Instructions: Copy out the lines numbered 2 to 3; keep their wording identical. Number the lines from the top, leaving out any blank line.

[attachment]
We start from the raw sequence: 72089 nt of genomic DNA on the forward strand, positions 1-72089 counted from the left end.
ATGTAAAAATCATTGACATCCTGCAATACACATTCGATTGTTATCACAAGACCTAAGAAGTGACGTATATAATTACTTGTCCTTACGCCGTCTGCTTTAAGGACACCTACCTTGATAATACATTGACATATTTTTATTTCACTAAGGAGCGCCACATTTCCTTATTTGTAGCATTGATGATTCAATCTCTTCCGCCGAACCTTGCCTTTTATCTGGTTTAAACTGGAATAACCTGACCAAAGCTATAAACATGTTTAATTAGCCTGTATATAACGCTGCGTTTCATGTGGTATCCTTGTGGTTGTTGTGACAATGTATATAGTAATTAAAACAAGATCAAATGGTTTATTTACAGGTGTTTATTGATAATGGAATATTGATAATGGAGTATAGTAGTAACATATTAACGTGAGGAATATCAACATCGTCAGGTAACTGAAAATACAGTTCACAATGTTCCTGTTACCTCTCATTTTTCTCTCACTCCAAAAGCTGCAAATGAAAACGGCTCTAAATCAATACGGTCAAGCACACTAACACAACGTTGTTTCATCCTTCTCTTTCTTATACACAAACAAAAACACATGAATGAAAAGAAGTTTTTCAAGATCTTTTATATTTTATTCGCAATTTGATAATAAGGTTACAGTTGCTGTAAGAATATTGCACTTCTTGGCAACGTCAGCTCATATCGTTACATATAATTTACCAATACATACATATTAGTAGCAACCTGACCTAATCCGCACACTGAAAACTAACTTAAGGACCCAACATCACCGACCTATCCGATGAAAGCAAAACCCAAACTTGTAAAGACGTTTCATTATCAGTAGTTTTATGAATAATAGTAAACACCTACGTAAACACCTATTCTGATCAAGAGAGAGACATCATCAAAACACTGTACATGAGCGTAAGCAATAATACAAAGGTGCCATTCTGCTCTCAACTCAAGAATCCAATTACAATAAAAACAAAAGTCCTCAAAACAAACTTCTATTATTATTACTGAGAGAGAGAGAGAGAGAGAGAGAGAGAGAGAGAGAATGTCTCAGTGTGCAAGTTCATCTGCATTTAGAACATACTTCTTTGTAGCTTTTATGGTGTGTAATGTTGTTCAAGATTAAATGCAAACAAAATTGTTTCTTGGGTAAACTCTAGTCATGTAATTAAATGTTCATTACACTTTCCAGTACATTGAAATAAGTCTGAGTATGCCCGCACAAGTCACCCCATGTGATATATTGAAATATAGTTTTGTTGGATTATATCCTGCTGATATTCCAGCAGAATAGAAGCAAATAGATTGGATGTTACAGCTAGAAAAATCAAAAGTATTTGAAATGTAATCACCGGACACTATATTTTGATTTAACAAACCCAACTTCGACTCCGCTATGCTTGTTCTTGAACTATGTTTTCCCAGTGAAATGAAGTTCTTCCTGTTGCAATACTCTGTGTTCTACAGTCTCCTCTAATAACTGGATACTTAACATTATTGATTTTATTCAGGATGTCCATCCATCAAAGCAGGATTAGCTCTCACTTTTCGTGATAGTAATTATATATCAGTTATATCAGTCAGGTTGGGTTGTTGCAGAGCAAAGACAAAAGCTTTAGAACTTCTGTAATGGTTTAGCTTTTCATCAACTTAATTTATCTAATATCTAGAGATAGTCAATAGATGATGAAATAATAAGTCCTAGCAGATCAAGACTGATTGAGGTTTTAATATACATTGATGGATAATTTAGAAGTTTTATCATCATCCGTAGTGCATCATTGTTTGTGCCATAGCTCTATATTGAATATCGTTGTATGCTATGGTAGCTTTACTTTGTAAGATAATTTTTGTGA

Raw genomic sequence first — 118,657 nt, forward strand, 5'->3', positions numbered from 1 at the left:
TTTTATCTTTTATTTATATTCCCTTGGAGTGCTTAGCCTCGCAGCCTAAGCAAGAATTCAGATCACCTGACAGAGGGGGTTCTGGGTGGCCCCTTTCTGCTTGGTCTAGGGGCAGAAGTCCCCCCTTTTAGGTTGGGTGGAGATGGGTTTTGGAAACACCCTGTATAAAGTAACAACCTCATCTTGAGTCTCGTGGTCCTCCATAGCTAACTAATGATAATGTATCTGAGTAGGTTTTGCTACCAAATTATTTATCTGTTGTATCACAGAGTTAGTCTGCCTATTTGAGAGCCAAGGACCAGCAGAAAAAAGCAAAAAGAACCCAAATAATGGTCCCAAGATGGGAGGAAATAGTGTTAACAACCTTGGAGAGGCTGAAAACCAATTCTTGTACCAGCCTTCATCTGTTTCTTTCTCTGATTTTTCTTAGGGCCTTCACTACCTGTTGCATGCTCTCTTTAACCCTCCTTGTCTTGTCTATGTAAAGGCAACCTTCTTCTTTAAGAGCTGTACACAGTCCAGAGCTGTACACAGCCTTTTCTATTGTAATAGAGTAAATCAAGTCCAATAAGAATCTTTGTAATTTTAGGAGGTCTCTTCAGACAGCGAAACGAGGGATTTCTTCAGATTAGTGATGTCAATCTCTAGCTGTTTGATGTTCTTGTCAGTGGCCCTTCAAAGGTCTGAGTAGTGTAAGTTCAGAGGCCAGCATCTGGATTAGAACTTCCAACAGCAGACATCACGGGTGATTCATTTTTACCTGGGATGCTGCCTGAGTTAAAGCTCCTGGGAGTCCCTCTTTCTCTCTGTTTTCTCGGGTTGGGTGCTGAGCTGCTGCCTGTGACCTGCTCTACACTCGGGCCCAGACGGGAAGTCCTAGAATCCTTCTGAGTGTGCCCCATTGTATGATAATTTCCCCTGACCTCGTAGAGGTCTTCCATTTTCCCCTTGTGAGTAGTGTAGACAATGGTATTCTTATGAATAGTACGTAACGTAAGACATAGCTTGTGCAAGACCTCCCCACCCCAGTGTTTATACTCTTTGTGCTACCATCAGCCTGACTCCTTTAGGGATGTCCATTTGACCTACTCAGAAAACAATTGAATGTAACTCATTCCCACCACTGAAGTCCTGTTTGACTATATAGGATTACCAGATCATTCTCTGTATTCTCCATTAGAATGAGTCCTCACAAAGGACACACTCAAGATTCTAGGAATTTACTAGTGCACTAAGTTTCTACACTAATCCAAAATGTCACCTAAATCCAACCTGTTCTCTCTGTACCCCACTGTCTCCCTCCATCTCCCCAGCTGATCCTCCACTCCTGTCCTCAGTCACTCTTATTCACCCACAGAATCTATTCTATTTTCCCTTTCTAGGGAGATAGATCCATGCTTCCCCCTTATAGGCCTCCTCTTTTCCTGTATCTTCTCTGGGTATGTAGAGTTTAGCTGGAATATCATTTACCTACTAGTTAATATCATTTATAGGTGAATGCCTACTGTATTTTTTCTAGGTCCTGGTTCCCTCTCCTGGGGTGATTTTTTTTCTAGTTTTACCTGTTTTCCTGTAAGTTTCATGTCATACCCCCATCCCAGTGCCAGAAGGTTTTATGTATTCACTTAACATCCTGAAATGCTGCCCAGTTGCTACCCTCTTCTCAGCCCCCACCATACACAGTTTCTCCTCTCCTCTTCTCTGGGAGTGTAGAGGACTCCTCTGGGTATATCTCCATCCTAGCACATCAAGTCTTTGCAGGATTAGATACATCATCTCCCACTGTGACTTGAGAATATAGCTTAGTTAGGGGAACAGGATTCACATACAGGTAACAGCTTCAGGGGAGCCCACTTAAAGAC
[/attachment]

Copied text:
ATGTAAAAATCATTGACATCCTGCAATACACATTCGATTGTTATCACAAGACCTAAGAAGTGACGTATATAATTACTTGTCCTTACGCCGTCTGCTTTAAGGACACCTACCTTGATAATACATTGACATATTTTTATTTCACTAAGGAGCGCCACATTTCCTTATTTGTAGCATTGATGATTCAATCTCTTCCGCCGAACCTTGCCTTTTATCTGGTTTAAACTGGAATAACCTGACCAAAGCTATAAACATGTTTAATTAGCCTGTATATAACGCTGCGTTTCATGTGGTATCCTTGTGGTTGTTGTGACAATGTATATAGTAATTAAAACAAGATCAAATGGTTTATTTACAGGTGTTTATTGATAATGGAATATTGATAATGGAGTATAGTAGTAACATATTAACGTGAGGAATATCAACATCGTCAGGTAACTGAAAATACAGTTCACAATGTTCCTGTTACCTCTCATTTTTCTCTCACTCCAAAAGCTGCAAATGAAAACGGCTCTAAATCAATACGGTCAAGCACACTAACACAACGTTGTTTCATCCTTCTCTTTCTTATACACAAACAAAAACACATGAATGAAAAGAAGTTTTTCAAGATCTTTTATATTTTATTCGCAATTTGATAATAAGGTTACAGTTGCTGTAAGAATATTGCACTTCTTGGCAACGTCAGCTCATATCGTTACATATAATTTACCAATACATACATATTAGTAGCAACCTGACCTAATCCGCACACTGAAAACTAACTTAAGGACCCAACATCACCGACCTATCCGATGAAAGCAAAACCCAAACTTGTAAAGACGTTTCATTATCAGTAGTTTTATGAATAATAGTAAACACCTACGTAAACACCTATTCTGATCAAGAGAGAGACATCATCAAAACACTGTACATGAGCGTAAGCAATAATACAAAGGTGCCATTCTGCTCTCAACTCAAGAATCCAATTACAATAAAAACAAAAGTCCTCAAAACAAACTTCTATTATTATTACTGAGAGAGAGAGAGAGAGAGAGAGAGAGAGAGAGAGAATGTCTCAGTGTGCAAGTTCATCTGCATTTAGAACATACTTCTTTGTAGCTTTTATGGTGTGTAATGTTGTTCAAGATTAAATGCAAACAAAATTGTTTCTTGGGTAAACTCTAGTCATGTAATTAAATGTTCATTACACTTTCCAGTACATTGAAATAAGTCTGAGTATGCCCGCACAAGTCACCCCATGTGATATATTGAAATATAGTTTTGTTGGATTATATCCTGCTGATATTCCAGCAGAATAGAAGCAAATAGATTGGATGTTACAGCTAGAAAAATCAAAAGTATTTGAAATGTAATCACCGGACACTATATTTTGATTTAACAAACCCAACTTCGACTCCGCTATGCTTGTTCTTGAACTATGTTTTCCCAGTGAAATGAAGTTCTTCCTGTTGCAATACTCTGTGTTCTACAGTCTCCTCTAATAACTGGATACTTAACATTATTGATTTTATTCAGGATGTCCATCCATCAAAGCAGGATTAGCTCTCACTTTTCGTGATAGTAATTATATATCAGTTATATCAGTCAGGTTGGGTTGTTGCAGAGCAAAGACAAAAGCTTTAGAACTTCTGTAATGGTTTAGCTTTTCATCAACTTAATTTATCTAATATCTAGAGATAGTCAATAGATGATGAAATAATAAGTCCTAGCAGATCAAGACTGATTGAGGTTTTAATATACATTGATGGATAATTTAGAAGTTTTATCATCATCCGTAGTGCATCATTGTTTGTGCCATAGCTCTATATTGAATATCGTTGTATGCTATGGTAGCTTTACTTTGTAAGATAATTTTTGTGA

Raw genomic sequence first — 118,657 nt, forward strand, 5'->3', positions numbered from 1 at the left: